The ‘Muslim Guy’ discusses Islam and America

Arsalan Iftikhar, international human rights lawyer and founder of

September 18, 2012

By Frank Radosevich II

America marks the 11th anniversary of the Sept. 11 terror attacks. A U.S. ambassador and three other Americans are killed during an assault on a Libyan consulate. A video denigrating the Prophet Muhammad sparks anti-Western protests in the Muslim world.

In other words, Arsalan Iftikhar had plenty to talk about.

International human rights lawyer and founder of, Iftikhar came to Bradley to discuss American-Muslim relations in a post 9/11 world. He also commented on the news of the day—the consulate attack and inflammatory video—that brought the issue again to the forefront.

Iftikhar, who called the events “heartbreaking,” said a lack of thorough communication and understanding of other people are what often spark such incidences. He said working to de-polarize the conversation can help lessen the us-versus-them mentality that lingers.

“My job is to help bring people together; to bring context to the conversation,” he told students.

The author of the book "Islamic Pacifism: Global Muslims in the Post-Osama Era," Iftikhar is a regular commentator for National Public Radio and a contributing writer with several national news outlets on domestic and international issues.

His visit was sponsored by the International Affairs Organization, the Muslim Student Association, the Institute for Principled Leadership, the Institute of International Studies and the Peoria Area World Affairs Council.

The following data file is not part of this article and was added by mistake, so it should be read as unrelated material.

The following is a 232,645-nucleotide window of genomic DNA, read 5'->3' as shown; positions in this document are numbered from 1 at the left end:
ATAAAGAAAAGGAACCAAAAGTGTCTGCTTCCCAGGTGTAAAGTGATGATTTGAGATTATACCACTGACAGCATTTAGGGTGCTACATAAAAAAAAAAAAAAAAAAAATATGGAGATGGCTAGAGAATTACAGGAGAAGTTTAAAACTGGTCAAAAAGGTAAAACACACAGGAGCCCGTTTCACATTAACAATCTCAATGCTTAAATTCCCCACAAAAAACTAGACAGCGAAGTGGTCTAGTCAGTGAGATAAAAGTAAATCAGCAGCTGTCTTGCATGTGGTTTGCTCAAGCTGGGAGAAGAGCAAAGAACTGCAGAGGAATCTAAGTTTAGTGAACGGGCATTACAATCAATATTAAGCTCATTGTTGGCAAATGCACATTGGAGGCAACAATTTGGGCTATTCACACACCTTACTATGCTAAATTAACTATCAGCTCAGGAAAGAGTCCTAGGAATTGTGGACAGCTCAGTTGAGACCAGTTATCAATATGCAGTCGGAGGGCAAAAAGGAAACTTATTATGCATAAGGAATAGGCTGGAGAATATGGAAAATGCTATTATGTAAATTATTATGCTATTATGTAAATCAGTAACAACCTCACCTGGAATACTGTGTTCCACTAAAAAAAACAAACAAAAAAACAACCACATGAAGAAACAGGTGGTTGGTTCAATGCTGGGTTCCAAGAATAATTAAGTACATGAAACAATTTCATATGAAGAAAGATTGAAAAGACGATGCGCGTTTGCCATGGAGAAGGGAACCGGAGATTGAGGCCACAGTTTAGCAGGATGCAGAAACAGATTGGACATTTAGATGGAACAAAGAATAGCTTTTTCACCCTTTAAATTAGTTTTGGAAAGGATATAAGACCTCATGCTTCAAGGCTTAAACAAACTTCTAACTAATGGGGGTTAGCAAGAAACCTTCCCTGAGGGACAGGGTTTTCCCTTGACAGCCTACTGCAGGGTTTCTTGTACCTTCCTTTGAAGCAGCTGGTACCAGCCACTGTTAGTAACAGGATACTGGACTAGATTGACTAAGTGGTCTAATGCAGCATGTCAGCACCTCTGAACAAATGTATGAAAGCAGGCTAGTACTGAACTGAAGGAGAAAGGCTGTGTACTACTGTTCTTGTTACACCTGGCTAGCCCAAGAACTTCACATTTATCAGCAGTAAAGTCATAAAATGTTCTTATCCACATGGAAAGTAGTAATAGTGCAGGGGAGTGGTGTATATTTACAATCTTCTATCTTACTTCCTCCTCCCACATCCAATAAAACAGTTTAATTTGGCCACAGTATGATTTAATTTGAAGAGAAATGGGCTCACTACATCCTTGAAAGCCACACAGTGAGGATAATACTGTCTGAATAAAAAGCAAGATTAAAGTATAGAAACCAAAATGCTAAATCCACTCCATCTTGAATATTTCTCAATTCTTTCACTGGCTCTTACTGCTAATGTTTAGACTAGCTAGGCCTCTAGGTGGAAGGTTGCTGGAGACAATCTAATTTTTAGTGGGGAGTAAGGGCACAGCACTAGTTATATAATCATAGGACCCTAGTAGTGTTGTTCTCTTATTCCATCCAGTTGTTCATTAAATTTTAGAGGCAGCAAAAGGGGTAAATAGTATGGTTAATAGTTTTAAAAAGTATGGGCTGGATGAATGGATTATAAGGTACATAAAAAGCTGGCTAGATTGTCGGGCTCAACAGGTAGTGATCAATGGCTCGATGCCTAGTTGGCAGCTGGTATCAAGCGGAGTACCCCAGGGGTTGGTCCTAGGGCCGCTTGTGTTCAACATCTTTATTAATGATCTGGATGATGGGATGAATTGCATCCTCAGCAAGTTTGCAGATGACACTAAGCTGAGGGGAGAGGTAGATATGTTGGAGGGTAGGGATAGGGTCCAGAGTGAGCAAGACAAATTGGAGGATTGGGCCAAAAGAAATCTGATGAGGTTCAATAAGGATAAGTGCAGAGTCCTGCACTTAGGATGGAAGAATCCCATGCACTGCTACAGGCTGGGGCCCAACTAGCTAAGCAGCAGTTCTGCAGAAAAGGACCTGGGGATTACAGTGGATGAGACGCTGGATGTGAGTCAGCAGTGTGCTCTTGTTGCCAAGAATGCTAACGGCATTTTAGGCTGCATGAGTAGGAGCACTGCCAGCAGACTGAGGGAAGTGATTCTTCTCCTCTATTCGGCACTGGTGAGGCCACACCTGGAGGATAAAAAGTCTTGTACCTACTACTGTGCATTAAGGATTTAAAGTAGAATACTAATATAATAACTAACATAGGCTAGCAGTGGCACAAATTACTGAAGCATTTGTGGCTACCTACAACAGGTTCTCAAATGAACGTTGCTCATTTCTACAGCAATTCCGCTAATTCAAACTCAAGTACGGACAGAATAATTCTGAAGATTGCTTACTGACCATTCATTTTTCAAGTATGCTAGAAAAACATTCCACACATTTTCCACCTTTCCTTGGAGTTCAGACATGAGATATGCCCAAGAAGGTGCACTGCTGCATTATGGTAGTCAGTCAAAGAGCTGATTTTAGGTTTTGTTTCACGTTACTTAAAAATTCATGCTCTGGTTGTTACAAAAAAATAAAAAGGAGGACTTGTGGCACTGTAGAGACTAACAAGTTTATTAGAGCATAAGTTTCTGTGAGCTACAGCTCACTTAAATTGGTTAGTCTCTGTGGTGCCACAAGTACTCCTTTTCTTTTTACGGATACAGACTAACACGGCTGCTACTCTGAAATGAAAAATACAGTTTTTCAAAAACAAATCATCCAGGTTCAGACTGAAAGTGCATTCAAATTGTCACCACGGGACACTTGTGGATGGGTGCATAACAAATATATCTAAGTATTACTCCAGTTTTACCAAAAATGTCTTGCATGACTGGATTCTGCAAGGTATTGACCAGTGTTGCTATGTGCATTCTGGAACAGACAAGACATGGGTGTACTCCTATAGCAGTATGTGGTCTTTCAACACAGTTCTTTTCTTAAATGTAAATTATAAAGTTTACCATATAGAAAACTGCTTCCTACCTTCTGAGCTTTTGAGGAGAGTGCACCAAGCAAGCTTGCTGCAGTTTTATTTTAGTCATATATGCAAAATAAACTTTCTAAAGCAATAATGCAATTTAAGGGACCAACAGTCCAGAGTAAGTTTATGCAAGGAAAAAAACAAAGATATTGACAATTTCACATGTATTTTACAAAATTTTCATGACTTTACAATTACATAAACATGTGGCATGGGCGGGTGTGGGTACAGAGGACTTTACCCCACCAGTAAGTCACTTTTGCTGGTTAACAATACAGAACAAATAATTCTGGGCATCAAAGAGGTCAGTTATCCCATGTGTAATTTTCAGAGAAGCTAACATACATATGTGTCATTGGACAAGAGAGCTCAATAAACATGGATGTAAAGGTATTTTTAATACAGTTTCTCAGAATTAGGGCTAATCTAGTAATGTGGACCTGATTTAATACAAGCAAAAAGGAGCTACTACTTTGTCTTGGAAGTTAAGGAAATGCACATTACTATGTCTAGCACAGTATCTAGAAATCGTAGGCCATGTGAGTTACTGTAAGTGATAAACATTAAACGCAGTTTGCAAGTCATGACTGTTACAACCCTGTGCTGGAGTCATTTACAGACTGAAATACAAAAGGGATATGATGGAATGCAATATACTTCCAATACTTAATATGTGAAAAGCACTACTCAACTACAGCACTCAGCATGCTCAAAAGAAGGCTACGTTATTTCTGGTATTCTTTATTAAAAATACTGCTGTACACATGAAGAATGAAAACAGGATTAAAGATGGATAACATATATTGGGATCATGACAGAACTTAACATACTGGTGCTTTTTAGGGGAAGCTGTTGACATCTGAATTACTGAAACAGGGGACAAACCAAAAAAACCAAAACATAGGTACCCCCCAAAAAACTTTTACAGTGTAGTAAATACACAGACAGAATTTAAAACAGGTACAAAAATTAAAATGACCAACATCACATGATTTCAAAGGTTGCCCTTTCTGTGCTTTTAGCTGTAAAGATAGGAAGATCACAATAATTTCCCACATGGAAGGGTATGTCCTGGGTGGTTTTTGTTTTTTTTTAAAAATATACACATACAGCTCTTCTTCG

Aaron Hoover, a junior in international studies and religious studies, said he enjoyed Iftikhar’s talk and noted that, as an ordinary citizen, Iftikhar was able to engage the audience and connect with members of his generation.

“The global world is smaller so being able to hear opinions that are different from our own is very useful,” said Hoover, president of the student-run International Affairs Organization.

Iftikhar, an Illinois native, said he enjoys his visits to college campuses like Bradley since the student audience is typically an eager and inviting one.

“You have students that want to learn about the world and what’s going on. They haven’t made hardened ideological views and are more open to different points of views and backgrounds,” he said.

He added he hoped students would take away the point that world events are rarely as cut-and-dry as they appear to be in the media.

“The only thing that I hope people take away from my talk is that nothing in the world is black and white. We live in a world with perpetual shades of gray,” he said. “As long as we continue an open, honest conversation we’ll be about to humanize each other and foster a more peaceful world.”